Household Contamination with Methamphetamine: Knowledge and Uncertainties
Emma J. Kuhn, G. Stewart Walker, Harriet Whiley, Jackie Wright and Kirstin E. Ross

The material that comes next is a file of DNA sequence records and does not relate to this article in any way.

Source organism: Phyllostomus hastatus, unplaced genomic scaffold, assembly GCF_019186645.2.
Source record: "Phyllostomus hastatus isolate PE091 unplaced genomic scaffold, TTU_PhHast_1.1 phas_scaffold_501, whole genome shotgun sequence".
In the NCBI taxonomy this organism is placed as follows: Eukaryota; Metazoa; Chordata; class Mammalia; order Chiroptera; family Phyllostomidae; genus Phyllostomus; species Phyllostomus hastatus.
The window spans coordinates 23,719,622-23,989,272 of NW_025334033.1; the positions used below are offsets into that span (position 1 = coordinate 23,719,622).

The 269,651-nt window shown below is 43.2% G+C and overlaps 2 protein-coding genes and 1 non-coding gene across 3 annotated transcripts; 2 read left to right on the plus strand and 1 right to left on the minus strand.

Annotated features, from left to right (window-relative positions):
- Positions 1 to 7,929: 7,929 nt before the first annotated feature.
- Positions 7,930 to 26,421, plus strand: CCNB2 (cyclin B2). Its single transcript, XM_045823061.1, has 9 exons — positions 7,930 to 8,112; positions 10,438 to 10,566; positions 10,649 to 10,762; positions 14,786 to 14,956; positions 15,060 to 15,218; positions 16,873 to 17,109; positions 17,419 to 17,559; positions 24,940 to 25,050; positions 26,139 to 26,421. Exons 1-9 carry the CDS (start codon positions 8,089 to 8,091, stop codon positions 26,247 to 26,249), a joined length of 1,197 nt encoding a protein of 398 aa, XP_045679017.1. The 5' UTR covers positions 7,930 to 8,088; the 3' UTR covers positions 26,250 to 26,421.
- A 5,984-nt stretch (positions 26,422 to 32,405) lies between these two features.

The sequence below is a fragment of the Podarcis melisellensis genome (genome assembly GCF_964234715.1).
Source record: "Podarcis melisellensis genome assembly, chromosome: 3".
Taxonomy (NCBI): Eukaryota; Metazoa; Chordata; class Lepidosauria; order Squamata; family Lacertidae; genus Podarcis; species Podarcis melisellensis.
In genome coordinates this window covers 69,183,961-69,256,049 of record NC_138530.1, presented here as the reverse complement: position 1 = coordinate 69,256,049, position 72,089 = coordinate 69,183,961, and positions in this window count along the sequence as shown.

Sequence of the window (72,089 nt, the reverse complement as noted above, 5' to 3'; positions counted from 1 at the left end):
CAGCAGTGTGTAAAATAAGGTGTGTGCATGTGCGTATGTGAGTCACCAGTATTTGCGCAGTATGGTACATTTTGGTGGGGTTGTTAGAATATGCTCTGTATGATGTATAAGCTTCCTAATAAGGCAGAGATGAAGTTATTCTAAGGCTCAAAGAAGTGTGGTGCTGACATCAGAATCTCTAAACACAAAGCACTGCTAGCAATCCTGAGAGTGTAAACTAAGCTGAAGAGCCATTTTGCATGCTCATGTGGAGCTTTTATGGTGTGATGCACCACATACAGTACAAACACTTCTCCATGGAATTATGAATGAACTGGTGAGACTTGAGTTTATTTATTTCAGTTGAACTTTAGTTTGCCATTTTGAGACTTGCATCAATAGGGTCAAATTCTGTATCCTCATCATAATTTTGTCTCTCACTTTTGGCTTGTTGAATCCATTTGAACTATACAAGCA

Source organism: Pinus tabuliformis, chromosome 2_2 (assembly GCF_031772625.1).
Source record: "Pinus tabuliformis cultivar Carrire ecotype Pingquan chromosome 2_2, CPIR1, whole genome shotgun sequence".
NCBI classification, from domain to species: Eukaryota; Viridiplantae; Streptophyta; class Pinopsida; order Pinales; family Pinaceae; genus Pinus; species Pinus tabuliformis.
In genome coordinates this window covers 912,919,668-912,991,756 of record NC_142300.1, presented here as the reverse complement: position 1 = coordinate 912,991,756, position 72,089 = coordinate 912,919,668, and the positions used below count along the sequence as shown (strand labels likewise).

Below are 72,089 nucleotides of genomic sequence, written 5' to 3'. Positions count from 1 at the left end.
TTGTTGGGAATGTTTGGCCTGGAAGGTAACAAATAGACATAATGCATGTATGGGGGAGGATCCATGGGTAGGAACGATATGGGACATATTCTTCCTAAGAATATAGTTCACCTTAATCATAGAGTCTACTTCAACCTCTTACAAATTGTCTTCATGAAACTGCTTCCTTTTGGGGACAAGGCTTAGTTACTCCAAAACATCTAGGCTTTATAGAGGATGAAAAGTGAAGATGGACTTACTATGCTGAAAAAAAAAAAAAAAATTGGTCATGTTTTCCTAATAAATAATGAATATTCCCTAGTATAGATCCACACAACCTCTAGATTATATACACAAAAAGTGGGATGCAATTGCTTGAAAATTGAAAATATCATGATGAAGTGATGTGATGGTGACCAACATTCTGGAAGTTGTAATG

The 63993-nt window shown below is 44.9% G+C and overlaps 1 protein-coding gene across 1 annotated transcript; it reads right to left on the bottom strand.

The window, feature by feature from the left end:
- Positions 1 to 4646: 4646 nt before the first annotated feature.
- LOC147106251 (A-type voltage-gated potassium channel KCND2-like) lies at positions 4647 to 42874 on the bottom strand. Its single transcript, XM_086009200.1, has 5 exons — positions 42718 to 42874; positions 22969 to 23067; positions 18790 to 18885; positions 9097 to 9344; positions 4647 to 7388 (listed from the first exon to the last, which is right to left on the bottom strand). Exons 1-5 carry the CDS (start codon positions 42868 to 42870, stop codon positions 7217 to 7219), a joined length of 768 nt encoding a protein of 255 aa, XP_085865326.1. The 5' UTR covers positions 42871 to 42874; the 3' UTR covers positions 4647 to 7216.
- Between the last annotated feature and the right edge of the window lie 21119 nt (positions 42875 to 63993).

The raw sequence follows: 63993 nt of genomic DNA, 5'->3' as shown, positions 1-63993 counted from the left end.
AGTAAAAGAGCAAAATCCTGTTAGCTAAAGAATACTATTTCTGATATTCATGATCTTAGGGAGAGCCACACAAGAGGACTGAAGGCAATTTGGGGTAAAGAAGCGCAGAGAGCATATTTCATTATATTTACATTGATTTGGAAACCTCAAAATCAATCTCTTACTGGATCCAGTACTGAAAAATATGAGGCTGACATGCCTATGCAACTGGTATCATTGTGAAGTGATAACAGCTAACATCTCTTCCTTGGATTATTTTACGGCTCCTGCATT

Contamination of residential homes with methamphetamine is an emerging issue of significant concern to public health. Cooking or smoking methamphetamine in a residential property contaminates the house, furnishings and personal possessions within it, with subsequent exposure through ingestion, dermal absorption and/or inhalation causing adverse health effects. Current guidelines identifying levels of methamphetamine contamination that require remediation vary between countries. There is also no international standard protocol for measuring levels of contamination and research has shown that different materials give rise to different recovery rates of methamphetamine. There are a number of currently used remediation methods; however, they have varying levels of success with limited studies comparing their long-term efficacies. Most importantly, there are few guidelines available that are based on a transparent, health risk-based approach, and there are many uncertainties on exposures and health effects, making it difficult to ensure the health of people residing in homes that have been used to cook or smoke methamphetamine are sufficiently protected. This manuscript presents the current state of knowledge regarding the contamination of residential homes with methamphetamine and identifies the current gaps in knowledge and priority areas for future research. The current regulatory approach to public health protection associated with exposure to residential premises contaminated with methamphetamine in Australia, New Zealand and the USA is also discussed.
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